The meeting originally scheduled for 10am in the middle of the four-day-long town festival, had to be re-scheduled until 12:30 so members could wake-up and be ready enough to attend. A majority plus one was needed to make a decision. In the careful manner of Bolivian democracy, the bylaws were often referenced in determining which step to take when. First PPQS president, Jaime Charcas went into a long history of past taxes that were due on he plant dating back to 2007 and amounting to about 5,500Bs (remember, 1Bs is the equivalent buying power of $1 in the US so this was quite a substantial amount of money due.) Then it seemed 592Bs of overtaxes had been returned another year but there was no record of it. Charcas had traveled several times to the city of Oruro, four hours away, to resolve this but with no luck. The paperwork was a mess, forms incomplete, data missing, and no one could figure out what to do about it, neither lawyers, nor accountants, nor the tax collectors. Over the years, said Charcas, it seems a total of 20,000Bs had been spent in one way or another to get a clear audit, history and assessment of the plant, all to no avail. (I think this might have been an exaggeration but the people did not protest the amount so maybe it was accurate). Chacas estimated it would take at least 100,000Bs to open the plant again, if that was even possible. Liquidating the plant now while there was a buyer and before the machinery got even worse, seemed like a good idea.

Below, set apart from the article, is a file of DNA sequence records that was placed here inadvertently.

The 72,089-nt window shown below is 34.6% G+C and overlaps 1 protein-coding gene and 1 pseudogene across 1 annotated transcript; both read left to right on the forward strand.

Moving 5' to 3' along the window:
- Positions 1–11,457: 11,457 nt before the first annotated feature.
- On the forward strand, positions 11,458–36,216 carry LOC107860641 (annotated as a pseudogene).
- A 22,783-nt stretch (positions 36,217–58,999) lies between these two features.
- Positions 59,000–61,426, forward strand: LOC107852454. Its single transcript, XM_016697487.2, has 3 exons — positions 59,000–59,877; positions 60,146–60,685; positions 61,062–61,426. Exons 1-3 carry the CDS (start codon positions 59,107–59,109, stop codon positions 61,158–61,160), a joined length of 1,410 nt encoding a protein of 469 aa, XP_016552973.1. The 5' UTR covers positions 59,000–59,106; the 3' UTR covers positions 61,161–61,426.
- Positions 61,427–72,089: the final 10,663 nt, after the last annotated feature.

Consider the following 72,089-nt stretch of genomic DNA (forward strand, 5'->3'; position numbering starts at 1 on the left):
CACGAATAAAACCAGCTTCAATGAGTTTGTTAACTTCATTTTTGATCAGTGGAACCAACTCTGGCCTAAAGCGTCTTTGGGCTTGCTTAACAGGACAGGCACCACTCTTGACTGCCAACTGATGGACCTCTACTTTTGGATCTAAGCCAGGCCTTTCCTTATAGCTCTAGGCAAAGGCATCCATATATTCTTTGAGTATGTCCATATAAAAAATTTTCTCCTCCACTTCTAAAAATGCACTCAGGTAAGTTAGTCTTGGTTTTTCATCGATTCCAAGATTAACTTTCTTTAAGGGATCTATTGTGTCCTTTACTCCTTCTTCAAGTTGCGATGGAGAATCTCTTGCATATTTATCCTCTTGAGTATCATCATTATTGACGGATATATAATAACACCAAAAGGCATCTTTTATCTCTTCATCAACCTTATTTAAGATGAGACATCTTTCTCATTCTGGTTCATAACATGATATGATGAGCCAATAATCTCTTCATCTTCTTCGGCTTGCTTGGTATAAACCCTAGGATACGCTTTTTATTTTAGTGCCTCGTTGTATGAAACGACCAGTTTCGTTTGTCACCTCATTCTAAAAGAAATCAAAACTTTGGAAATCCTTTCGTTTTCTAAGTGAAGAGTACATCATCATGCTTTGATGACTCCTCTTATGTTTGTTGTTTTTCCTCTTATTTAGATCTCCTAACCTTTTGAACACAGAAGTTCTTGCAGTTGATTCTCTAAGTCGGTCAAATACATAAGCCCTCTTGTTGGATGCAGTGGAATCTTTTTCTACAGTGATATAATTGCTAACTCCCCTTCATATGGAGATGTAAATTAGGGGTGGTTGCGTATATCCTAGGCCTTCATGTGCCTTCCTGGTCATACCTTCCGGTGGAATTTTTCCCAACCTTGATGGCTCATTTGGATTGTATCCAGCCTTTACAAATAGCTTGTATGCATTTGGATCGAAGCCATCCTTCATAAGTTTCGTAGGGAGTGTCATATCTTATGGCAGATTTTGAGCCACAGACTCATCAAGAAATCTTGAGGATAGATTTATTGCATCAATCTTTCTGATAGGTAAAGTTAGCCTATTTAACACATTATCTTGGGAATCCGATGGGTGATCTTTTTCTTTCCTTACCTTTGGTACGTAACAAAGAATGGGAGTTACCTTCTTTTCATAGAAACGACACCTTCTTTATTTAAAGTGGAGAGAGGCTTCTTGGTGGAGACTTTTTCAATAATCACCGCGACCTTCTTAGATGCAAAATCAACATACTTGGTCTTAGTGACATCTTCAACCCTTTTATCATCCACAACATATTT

However decisions in Bolivia take time to make, and what seems like a simple, straight forward solution usually is not. Older men made long speeches about the glory days of the operating of the plant, the money that flowed through it and the richness that it brought to all. They blamed the farmers for not staying with the plant and bringing their grain elsewhere for processing; for not working their required hours as a member; and for finally, without any quinoa to sell anymore, causing the plant to be abandoned. Or was it? The old timers wanted the members to raise up and open the plant up again.

            “You can do it!” they said. The response was silence.

            Several other members remembered a large cache of processed quinoa being left in the plant unsold. Four hundred bags. “Where was it now?” they asked. Their quinoa was theirs and they had never been paid for it. $100 a bag was owed to them and they had many bags there. However there was no paperwork of this, no receipts and no books acknowledging it. But there was a memory of it.

            Then there was the issue of the $25,000 loan that might have been received and paid back, or not. And might have been distributed amongst many members, some of whom had paid part of their amount owed and others who did not, however the paperwork on that was missing too. No one really knew.